A new way of thinking about hospital food

Murray, Utah — When you think of hospitals, five-star restaurants don’t come to mind. The chefs at Intermountain Health are working to change that.

“What really sets us apart is the people and care we put into everything we do,” said Alex Gavan, executive chef of Intermountain Health.

They treat patients as guests, he said.

“We say we care about every aspect of your stay, including the food,” he said.

Gavan said Intermountain Medical Center serves more than 1,000 meals a day through room service alone.

Guests can call from their room to order menu items, which can be customized to meet their dietary needs and preferences.

“You can call from opening hours to closing hours and order according to your needs,” Govern said.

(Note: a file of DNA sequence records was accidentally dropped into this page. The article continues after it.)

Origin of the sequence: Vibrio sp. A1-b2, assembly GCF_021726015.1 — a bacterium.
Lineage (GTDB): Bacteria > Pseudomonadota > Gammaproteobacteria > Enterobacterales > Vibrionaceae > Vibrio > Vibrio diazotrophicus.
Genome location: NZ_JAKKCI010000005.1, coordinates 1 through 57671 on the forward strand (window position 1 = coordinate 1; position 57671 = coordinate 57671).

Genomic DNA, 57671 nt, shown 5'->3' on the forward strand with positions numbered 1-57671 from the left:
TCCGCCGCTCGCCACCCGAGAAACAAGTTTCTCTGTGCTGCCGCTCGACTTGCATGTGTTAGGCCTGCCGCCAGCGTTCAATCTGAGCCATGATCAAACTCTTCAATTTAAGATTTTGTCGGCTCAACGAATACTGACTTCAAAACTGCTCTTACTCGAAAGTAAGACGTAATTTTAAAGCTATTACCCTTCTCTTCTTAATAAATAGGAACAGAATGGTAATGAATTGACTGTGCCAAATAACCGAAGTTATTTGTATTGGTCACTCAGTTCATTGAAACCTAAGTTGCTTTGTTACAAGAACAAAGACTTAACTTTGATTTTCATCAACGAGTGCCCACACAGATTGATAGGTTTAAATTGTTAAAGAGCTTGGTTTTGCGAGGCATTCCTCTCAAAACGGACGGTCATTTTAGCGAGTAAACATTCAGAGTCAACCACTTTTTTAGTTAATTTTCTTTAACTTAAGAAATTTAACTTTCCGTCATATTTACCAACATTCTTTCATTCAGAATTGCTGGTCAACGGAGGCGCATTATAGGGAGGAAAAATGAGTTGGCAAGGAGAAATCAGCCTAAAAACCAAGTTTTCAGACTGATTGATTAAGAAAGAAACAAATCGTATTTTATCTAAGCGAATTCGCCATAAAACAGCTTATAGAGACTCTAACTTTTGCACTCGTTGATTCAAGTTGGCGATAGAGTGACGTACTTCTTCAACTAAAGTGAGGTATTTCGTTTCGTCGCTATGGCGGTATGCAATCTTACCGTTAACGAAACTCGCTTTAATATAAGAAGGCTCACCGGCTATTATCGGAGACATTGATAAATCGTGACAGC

Stan Wilson has been at Intermountain Medical Center for four weeks awaiting a heart transplant.

“In preparation for the transplant, they want us to be as strong as possible, so eating a healthy diet is very important,” Wilson said.

He said he tried almost everything on the menu during his stay.

“I gained weight while in the hospital, but this is not bad weight, it’s real diet weight,” Wilson said.

Studies from the American College of Parenteral and Enteral Nutrition show that 30-50% of patients worldwide suffer from hospital malnutrition. It showed an increased risk of death in patients with low dietary intake. At Intermountain Health, we want to avoid this by providing quality meals.

“Intermountain takes food seriously as medicine,” Gavan said.

He said each cook at Intermountain Health has a goal of healing a sick clientele.

“If you are patient as my guest, 99% of the time, that day will be one of the worst of your life. If we can make a positive impact by serving nutritious meals with a smile. , you’ll recover faster,” he said.

Gavan said he also takes pride in reciprocating ingredients in his meals to reduce waste.

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